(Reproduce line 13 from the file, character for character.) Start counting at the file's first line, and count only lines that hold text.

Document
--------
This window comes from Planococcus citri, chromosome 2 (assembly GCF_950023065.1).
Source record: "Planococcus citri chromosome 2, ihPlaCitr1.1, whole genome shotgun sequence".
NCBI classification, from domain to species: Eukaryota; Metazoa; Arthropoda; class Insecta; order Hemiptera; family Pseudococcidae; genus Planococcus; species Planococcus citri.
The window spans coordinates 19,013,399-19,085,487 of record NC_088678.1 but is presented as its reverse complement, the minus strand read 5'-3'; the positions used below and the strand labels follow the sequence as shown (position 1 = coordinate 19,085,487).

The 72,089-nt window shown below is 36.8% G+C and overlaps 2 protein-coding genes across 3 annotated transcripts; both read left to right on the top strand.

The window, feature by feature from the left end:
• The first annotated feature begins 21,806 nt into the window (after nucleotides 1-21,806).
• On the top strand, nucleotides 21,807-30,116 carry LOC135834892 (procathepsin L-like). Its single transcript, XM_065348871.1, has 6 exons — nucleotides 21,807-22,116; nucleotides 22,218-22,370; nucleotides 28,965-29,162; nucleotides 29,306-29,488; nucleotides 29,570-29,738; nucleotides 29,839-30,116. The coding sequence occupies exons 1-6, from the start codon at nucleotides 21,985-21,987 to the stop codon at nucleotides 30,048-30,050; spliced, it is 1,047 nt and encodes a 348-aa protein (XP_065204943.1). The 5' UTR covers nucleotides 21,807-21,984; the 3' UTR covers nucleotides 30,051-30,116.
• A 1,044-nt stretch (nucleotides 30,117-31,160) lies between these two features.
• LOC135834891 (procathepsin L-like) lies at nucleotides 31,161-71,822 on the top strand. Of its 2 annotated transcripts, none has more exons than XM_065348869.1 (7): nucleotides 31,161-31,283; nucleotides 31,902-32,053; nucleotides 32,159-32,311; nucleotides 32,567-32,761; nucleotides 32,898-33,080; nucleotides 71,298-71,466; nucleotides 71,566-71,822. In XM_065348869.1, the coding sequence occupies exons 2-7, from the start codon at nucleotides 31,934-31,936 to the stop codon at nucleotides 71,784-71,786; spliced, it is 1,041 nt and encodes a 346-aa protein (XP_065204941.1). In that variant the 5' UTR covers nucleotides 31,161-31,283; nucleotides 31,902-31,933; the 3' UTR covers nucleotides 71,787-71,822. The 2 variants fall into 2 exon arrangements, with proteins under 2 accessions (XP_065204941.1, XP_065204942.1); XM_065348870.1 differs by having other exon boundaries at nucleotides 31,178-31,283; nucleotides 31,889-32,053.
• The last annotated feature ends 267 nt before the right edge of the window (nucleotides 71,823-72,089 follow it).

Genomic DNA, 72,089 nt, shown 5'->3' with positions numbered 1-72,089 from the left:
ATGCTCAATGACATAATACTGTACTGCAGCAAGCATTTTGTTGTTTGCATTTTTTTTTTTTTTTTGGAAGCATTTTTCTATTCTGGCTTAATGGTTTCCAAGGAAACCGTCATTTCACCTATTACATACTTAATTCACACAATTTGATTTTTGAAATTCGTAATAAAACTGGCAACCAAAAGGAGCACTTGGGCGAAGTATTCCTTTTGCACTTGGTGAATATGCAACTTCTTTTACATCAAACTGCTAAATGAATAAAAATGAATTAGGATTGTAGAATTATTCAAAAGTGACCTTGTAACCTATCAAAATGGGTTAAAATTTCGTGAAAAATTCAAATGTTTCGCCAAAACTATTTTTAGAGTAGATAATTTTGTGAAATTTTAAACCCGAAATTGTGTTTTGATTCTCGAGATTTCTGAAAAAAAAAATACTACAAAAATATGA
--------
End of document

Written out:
ATGCTCAATGACATAATACTGTACTGCAGCAAGCATTTTGTTGTTTGCATTTTTTTTTTTTTTTTGGAAGCATTTTTCTATTCTGGCTTAATGGTTTCCAAGGAAACCGTCATTTCACCTATTACATACTTAATTCACACAATTTGATTTTTGAAATTCGTAATAAAACTGGCAACCAAAAGGAGCACTTGGGCGAAGTATTCCTTTTGCACTTGGTGAATATGCAACTTCTTTTACATCAAACTGCTAAATGAATAAAAATGAATTAGGATTGTAGAATTATTCAAAAGTGACCTTGTAACCTATCAAAATGGGTTAAAATTTCGTGAAAAATTCAAATGTTTCGCCAAAACTATTTTTAGAGTAGATAATTTTGTGAAATTTTAAACCCGAAATTGTGTTTTGATTCTCGAGATTTCTGAAAAAAAAAATACTACAAAAATATGA